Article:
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Legia ‘Jihad’ banner probe dropped

Polish prosecutors said on Friday they had dropped a probe over a "Jihad" banner displayed by Legia Warsaw fans during a match against Israeli side Hapoel Tel Aviv, saying that it was offensive but not criminal.

AFP, Friday 14 Oct 2011
Legia
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A Warsaw prosecutor's office spokesman said that investigators had sought to establish whether brandishing the huge "Legia Jihad" banner, written in Arabic-style letters, fell under rules against racism and neo-Nazism.

Spokesman Dariusz Slepokura said that while the banner's presence at the September 29 Europa League match in Warsaw was outrageous and offensive, it was a case of stupidity by a group of fans and not a crime.

At the start the Group C game—which Legia won 3-2—a group of fans unfurled the banner across three blocks of a stand.

"Jihad", an Arabic term which can mean 'holy' war, is used in the name of several fiercely anti-Israeli Islamist groups. The banner was green, which is one of Legia's colours but also that of Islamist organisations.

After the incident, Legia expressed its regret and underlined that the fans had not been given permission to display the banner.

Legia's fan club, meanwhile, insisted that the term "Jihad" was simply meant to show its members' unbending support for the team.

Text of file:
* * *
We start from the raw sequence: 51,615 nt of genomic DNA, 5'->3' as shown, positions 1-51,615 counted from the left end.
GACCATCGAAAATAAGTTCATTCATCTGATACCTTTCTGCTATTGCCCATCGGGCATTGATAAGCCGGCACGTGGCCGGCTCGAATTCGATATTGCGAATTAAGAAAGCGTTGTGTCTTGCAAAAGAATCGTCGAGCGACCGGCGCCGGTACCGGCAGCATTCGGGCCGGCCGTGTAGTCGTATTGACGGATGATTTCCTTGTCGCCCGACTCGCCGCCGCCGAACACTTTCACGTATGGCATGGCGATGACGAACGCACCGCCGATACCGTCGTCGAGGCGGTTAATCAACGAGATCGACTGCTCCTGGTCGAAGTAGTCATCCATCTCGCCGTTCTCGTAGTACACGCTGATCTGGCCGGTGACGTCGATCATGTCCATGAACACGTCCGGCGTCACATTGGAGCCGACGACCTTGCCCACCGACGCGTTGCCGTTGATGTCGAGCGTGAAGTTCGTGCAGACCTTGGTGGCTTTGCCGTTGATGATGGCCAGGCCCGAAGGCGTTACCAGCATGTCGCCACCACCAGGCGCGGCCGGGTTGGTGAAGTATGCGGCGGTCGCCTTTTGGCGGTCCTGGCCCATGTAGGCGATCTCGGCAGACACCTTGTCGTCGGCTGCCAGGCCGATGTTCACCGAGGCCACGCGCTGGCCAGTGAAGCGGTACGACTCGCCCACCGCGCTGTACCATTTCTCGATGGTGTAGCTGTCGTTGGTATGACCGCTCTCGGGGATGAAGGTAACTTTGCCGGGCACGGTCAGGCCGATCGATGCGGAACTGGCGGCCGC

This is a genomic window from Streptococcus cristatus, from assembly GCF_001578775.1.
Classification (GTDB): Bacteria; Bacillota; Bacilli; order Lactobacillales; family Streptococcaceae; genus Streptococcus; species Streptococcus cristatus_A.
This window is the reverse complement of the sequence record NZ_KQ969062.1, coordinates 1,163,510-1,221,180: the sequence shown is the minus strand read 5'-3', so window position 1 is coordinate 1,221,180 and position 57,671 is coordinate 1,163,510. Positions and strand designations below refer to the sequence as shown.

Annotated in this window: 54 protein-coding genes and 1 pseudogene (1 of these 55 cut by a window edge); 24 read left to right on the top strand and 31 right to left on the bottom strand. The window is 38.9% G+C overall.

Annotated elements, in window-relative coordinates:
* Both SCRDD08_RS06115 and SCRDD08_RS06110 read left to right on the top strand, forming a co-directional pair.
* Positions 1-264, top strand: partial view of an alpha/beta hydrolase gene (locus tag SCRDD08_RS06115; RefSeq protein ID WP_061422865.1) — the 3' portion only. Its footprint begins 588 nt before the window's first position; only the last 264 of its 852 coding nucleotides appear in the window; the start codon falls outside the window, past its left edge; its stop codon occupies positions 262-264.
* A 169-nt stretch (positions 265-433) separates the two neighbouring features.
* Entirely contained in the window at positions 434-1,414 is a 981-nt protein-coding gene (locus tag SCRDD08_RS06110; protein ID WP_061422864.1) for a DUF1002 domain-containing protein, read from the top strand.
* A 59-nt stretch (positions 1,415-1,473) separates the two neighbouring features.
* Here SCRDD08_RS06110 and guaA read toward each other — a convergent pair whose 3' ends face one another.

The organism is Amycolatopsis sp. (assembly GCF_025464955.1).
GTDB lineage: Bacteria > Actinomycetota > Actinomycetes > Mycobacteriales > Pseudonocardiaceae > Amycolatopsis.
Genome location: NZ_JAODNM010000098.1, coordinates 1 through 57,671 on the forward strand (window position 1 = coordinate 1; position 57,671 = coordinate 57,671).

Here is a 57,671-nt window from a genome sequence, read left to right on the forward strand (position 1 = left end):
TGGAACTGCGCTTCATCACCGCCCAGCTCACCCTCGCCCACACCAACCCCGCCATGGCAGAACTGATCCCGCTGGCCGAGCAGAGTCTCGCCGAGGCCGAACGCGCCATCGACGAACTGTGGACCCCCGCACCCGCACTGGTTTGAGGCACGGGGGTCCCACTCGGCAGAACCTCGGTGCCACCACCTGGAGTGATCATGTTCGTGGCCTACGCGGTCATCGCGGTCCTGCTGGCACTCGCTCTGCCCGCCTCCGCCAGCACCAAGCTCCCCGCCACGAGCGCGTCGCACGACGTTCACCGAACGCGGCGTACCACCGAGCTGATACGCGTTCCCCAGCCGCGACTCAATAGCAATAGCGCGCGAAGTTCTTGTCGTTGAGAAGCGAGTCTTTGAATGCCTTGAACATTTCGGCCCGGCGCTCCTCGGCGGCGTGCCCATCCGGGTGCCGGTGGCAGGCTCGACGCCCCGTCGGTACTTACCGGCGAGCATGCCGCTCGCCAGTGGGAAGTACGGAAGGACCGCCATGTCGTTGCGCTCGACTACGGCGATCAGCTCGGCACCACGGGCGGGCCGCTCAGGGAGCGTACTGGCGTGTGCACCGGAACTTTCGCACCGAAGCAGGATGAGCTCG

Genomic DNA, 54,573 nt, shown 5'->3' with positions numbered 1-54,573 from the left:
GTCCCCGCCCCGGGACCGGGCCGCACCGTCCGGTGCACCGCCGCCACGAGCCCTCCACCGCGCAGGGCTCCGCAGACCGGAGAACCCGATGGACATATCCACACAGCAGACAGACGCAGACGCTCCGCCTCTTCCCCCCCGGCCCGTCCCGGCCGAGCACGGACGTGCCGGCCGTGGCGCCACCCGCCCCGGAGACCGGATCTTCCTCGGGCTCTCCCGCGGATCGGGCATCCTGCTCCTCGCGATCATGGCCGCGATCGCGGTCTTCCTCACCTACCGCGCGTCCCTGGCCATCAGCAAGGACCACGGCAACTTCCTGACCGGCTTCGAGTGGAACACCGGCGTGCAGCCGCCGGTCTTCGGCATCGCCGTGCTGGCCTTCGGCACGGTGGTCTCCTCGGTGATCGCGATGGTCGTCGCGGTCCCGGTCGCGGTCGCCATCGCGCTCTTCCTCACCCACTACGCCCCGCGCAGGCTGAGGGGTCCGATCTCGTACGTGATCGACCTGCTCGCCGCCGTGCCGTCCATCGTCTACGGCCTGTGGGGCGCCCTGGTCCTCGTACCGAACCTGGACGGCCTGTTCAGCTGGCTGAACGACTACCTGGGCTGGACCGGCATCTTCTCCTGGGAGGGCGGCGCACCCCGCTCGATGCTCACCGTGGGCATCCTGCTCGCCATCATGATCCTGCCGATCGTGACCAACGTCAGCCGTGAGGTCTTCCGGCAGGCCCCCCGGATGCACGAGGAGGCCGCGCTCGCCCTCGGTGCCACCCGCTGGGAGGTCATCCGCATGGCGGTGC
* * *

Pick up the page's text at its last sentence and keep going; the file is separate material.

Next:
The slogan has been used in the past when hardline fans were locked in a bitter conflict with Legia's owners.

But campaigners said the meaning was all too clear at a game involving an Israeli team, underlining that elements of the Legia crowd are known for anti-Semitic slogans.

Legia could still face punishment by European football's governing body UEFA, which can levy hefty fines on clubs for fans' insulting, provocative or politically-tinged slogans.

UEFA's disciplinary body is due to rule on November 17, a spokesman said.

Stadium racism and hooliganism are in sharp focus in Poland ahead of the 2012 European Championships, which the country will host along with neighbouring Ukraine.

Far-right and anti-Semitic banners and slogans are notably shocking given the region's World War II history, when millions perished at the hands of occupying Nazi Germany, including the overwhelming majority of its Jews.

Legia and its 15 fellow clubs from Poland's first division are taking part in a landmark campaign at the behest of UEFA, with announcers due to read out anti-racism messages ahead of this weekend's games.

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